Reviews of movies from my giant DVD tower, and more.
Released on June 16, 1978
Directed by Jeannot Szwarc
Written by Howard Sackler and Carl Gottlieb
Cast: Roy Scheider, Lorraine Gary, Murray Hamilton, Joseph Mascolo, Jeffrey Kramer, Collin Wilcox, Ann Dusenberry, Mark Gruner, Barry Coe, Marc Gilpin, Donna Wilkes, Keith Gordon, Cindy Grover, Alfred Wilde, Fritzi Jane Courtney
Maybe it was because I’d watched the original Jaws for the millionth time just three weeks earlier. Or maybe it was because there was no Steven Spielberg or Richard Dreyfuss in evidence. Or perhaps it was because of the screen story, which concentrated on a bunch of nondescript high school kids instead of three compelling adults you really cared about. Or maybe, just maybe, it was all of these things—and so much more—that conspired to make Jaws 2 such a complete and utter wreck, and a pointless and unfortunate sequel to a classic summertime adventure thriller.
Roy Scheider is back as Chief of Police Martin Brody, still living on Amity Island with his wife and kids and once again having to contend with an out-of-control killer shark. This time around, a great white takes out two scuba divers and a water skier before setting its sights on a flotilla of teenagers out for a fun day of sailing; soon the kids are trapped on their shark-damaged boats in the middle of open water, fighting for their lives as the rubbery beast begins to wreak havoc. Now it’s up to Brody to save the day, and he does so by coaxing the shark into biting an underwater power cable, where it’s electrocuted and swiftly sinks to the briny deep.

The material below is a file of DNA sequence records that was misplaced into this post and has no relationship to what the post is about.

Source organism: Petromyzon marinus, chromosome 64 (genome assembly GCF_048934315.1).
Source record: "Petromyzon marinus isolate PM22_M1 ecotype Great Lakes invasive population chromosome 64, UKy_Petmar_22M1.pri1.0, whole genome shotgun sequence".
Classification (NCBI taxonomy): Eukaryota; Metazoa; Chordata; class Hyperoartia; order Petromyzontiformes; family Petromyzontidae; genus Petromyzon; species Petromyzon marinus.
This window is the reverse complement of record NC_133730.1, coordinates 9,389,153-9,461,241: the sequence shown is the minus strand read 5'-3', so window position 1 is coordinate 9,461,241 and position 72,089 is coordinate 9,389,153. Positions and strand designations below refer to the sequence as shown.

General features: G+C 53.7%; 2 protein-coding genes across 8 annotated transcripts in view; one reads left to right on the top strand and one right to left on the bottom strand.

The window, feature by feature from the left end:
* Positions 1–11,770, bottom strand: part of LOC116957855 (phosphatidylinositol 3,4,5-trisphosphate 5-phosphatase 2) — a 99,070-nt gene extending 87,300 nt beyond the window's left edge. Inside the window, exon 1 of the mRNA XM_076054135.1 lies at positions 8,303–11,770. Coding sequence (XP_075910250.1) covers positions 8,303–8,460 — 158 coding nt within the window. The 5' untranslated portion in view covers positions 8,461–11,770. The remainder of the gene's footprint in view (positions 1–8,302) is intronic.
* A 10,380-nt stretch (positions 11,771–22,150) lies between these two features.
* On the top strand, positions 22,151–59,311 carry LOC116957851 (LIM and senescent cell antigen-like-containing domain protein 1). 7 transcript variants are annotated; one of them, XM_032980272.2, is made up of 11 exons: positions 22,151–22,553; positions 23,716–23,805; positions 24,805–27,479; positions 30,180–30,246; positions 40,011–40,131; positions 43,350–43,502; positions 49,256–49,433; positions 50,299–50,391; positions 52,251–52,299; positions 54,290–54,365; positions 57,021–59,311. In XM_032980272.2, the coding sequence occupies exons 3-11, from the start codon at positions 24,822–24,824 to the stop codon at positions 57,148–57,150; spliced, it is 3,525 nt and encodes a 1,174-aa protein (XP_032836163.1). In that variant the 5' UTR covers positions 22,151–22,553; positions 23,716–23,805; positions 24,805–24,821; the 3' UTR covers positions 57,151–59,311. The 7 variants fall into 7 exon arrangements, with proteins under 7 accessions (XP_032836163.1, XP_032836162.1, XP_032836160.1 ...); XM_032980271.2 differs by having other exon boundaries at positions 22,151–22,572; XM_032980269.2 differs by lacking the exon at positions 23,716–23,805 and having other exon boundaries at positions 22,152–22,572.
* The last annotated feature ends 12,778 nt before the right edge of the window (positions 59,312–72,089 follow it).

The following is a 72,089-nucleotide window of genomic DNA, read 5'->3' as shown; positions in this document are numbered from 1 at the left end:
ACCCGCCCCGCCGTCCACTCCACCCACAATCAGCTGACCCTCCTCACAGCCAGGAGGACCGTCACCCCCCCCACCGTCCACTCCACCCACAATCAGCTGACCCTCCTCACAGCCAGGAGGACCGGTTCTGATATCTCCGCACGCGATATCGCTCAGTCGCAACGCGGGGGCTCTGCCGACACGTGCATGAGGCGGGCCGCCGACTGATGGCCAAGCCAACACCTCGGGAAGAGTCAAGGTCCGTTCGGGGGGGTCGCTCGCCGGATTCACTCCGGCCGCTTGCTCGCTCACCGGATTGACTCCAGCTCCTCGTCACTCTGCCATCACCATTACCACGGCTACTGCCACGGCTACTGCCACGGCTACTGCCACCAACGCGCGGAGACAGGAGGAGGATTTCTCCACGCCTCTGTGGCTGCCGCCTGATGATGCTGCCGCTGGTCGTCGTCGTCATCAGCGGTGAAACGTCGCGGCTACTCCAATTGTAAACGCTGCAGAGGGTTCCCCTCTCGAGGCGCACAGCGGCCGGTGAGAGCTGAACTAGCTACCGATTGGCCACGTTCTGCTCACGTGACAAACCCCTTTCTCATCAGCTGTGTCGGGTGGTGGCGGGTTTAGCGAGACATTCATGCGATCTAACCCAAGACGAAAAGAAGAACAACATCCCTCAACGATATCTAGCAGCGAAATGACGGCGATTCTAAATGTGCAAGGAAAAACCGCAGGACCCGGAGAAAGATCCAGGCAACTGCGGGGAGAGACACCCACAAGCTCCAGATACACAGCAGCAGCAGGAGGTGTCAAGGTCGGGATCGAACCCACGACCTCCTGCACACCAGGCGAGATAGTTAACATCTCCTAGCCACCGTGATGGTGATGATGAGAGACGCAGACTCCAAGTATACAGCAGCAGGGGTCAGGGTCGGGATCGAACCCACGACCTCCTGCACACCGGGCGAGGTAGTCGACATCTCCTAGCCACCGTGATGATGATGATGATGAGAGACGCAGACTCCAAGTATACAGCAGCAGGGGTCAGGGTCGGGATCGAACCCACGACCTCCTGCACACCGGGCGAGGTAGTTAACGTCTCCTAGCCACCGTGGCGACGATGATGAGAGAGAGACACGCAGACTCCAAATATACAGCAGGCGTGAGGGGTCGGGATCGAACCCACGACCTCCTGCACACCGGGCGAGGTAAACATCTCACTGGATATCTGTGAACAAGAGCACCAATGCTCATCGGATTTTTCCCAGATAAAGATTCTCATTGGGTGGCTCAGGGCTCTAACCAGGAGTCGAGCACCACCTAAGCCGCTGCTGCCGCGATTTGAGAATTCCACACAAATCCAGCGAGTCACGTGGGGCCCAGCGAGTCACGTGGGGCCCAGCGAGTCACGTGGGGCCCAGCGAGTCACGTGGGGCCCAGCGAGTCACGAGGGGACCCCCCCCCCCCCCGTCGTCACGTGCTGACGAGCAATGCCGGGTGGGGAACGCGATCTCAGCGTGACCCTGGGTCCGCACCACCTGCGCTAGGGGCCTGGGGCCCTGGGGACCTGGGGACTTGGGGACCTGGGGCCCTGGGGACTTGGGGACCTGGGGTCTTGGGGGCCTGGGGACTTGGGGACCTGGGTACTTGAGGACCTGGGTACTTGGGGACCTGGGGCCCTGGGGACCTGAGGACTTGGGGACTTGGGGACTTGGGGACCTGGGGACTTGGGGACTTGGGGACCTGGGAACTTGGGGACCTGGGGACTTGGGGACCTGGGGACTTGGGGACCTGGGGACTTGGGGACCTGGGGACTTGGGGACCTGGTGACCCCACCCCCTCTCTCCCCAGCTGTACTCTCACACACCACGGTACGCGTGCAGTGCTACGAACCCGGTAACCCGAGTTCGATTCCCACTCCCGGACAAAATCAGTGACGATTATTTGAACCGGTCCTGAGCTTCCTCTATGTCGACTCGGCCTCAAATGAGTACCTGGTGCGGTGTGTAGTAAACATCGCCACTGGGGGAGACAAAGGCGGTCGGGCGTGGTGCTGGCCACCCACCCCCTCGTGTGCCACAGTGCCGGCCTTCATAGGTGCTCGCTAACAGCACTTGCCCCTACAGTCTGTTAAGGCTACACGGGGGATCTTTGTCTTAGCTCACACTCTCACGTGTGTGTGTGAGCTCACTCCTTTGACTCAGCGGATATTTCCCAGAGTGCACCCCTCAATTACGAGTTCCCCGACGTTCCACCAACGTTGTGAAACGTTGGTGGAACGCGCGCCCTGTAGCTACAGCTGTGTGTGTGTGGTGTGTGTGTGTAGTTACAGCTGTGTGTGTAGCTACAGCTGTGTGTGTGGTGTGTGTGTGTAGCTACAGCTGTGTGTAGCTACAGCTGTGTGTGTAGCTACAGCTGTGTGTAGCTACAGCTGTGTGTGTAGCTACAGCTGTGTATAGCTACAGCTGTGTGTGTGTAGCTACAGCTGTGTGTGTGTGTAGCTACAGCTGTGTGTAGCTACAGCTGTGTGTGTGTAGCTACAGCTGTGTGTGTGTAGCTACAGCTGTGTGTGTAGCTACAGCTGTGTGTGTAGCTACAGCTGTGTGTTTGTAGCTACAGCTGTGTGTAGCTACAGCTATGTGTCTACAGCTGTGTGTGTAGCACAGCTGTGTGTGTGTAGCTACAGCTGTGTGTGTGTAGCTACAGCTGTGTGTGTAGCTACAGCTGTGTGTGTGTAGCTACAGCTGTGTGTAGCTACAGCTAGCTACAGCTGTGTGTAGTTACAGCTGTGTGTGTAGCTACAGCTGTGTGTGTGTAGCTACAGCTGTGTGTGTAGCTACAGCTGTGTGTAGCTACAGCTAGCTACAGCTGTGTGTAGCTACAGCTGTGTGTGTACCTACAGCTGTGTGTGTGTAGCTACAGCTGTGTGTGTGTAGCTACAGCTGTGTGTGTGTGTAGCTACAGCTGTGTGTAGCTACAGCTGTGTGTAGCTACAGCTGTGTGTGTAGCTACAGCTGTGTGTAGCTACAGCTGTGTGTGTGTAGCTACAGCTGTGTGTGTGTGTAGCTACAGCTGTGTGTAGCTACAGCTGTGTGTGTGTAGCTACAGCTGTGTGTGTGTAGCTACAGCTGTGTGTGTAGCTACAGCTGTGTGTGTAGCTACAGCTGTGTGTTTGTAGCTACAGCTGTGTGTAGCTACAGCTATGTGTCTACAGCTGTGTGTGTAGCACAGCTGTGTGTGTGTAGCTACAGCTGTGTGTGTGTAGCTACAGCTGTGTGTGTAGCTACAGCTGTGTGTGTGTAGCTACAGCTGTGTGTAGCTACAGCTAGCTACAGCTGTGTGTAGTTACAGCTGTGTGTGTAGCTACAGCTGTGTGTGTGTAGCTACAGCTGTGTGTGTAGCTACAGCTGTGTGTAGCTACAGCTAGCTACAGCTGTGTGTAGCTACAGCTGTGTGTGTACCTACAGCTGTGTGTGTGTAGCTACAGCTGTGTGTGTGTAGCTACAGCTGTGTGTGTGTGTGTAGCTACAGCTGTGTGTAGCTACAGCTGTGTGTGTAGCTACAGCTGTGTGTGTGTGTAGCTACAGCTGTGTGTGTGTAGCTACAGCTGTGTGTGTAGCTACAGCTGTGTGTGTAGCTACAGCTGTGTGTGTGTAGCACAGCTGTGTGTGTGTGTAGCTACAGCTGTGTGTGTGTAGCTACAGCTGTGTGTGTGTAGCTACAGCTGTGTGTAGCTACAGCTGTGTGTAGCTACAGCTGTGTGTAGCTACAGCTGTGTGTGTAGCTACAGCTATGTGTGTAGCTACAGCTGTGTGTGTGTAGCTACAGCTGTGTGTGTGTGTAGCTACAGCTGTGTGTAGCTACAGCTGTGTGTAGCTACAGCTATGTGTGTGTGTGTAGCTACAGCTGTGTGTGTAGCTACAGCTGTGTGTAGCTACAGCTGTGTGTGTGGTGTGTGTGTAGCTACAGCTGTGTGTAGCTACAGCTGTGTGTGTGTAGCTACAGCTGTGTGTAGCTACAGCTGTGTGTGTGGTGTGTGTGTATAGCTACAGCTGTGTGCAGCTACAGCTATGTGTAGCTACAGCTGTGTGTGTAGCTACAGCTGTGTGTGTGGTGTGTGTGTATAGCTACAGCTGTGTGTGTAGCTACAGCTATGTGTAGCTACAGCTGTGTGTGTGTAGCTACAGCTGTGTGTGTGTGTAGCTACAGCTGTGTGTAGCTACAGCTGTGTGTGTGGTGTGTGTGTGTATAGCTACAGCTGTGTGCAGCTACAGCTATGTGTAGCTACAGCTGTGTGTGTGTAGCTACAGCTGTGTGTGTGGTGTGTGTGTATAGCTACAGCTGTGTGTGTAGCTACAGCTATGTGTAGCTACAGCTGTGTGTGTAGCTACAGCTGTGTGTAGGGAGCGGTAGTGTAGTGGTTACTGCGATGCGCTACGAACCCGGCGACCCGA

Wait, did I just spoil the ending for you? Yes I did, and if you’re a fan of Jaws, or of good movies in general, then you’ll thank me in the long run. Everything that worked for Jaws, that made it such an awesome and memorable experience, was missing from Jaws 2…it just wasn’t there. Gone were Spielberg’s pinpoint direction and storytelling skills, the sharp interactions between characters, the suspense and thrills, the small moments that added such ambience, and the overall sense of…well, of something special. To me, this was nothing more than a slapped-together sequel meant to capitalize on the glory of its predecessor. And sadly, it showed.
Just minutes into the film, you could tell that Spielberg was nowhere near the director’s chair; instead, we had Jeannot Szwarc behind the camera, who had replaced a fired John D. Hancock eighteen months after production on the film began, and whose direction lacked anything resembling imagination and artistry. Equally at fault were screenwriters Howard Sackler and Carl Gottlieb, both of whom had taken part in writing the original Jaws screenplay, but who now had run out of creativity for both story and dialogue, and left Szwarc with nothing at all to work with. And no, I don’t think having a shark eat a helicopter should be considered ‘creative’.
Okay then, was there anything positive about the film that’s worthy of mention? Well…hmm. I guess you could say it was nice having Scheider back in the fold, along with Lorraine Gary, Murray Hamilton, and a few other recognizable faces from the previous film. And I thought it was cool that there was a quick glimpse of the Orca and a phone call from Matt Hooper—told secondhand—to connect us to the previous story, and I was grateful that the teens were fairly straight-laced, and not as obnoxious or tiresome as you would expect. Beyond that, and a nice shot by Szwarc of Brody’s truck traveling along the beach, there was nothing else to get excited about.
So how about this: what if there never was a Jaws for me to make comparisons to, and Jaws 2 existed as a stand-alone movie with a different title? And what if I placed it alongside such low-end junk as Mako: The Jaws of Death, Sharks’ Treasure, and 2-Headed Shark Attack…would I feel differently about Jaws 2 then, and cut it a little slack? Perhaps, but the fact of the matter is, there is a Jaws, and this is an inferior follow-up to that far-superior film. And if this is considered the best of the Jaws sequels, what does that say about Jaws 3-D and Jaws: The Revenge? Well, it says enough to keep me as far away from those two films as humanly possible. (3/10)